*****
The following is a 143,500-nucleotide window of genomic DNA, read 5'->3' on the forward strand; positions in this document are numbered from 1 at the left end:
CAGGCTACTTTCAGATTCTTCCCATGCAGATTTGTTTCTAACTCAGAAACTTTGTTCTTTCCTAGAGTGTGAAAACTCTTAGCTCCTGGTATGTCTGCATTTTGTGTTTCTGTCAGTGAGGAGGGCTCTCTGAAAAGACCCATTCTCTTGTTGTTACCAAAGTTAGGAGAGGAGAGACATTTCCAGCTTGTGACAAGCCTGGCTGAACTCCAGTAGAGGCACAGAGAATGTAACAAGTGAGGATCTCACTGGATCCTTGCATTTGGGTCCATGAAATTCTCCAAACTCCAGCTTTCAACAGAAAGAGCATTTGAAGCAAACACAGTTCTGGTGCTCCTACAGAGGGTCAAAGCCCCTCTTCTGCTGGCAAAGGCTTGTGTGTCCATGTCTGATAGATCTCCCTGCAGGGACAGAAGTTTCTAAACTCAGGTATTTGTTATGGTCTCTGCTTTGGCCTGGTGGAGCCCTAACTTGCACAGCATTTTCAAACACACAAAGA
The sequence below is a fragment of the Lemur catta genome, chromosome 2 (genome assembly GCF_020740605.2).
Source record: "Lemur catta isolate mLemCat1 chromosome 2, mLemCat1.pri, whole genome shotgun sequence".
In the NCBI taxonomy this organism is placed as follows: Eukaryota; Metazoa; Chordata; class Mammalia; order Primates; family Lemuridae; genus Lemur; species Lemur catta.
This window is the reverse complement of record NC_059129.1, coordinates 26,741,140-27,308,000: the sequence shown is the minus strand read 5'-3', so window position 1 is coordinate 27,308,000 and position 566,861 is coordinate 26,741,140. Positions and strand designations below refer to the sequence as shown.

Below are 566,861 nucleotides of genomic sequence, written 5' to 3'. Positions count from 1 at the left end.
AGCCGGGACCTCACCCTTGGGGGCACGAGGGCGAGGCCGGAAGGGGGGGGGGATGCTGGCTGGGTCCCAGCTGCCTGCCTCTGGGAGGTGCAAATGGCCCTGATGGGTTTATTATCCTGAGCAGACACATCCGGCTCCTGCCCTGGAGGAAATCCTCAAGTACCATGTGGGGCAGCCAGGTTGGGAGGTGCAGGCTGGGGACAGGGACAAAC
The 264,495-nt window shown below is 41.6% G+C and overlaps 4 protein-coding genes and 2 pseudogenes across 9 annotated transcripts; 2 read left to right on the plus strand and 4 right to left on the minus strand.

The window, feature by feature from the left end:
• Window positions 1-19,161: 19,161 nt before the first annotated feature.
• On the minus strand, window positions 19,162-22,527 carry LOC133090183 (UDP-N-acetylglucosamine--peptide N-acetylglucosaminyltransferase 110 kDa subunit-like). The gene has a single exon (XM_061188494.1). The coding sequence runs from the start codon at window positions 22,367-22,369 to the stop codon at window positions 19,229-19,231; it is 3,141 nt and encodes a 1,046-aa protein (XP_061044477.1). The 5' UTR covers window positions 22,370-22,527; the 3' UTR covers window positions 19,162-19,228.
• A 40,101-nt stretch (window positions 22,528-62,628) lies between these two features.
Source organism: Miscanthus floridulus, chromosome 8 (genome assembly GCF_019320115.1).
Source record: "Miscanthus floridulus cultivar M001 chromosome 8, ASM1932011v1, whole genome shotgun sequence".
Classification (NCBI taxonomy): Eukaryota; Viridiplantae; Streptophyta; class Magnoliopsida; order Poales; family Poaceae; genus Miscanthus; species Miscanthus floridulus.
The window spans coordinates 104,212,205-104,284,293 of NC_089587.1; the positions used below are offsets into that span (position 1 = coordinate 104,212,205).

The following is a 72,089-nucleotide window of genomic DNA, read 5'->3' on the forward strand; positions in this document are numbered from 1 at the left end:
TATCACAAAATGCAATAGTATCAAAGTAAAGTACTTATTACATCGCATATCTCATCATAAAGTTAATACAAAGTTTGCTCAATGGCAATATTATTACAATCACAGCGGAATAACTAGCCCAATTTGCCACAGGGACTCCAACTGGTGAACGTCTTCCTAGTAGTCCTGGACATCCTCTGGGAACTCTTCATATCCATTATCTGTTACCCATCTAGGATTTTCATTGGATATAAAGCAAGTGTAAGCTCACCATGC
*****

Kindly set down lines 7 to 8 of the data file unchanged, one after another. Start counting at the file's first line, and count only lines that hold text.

Below are 566,861 nucleotides of genomic sequence, written 5' to 3'. Positions count from 1 at the left end.
AGCCGGGACCTCACCCTTGGGGGCACGAGGGCGAGGCCGGAAGGGGGGGGGGATGCTGGCTGGGTCCCAGCTGCCTGCCTCTGGGAGGTGCAAATGGCCCTGATGGGTTTATTATCCTGAGCAGACACATCCGGCTCCTGCCCTGGAGGAAATCCTCAAGTACCATGTGGGGCAGCCAGGTTGGGAGGTGCAGGCTGGGGACAGGGACAAAC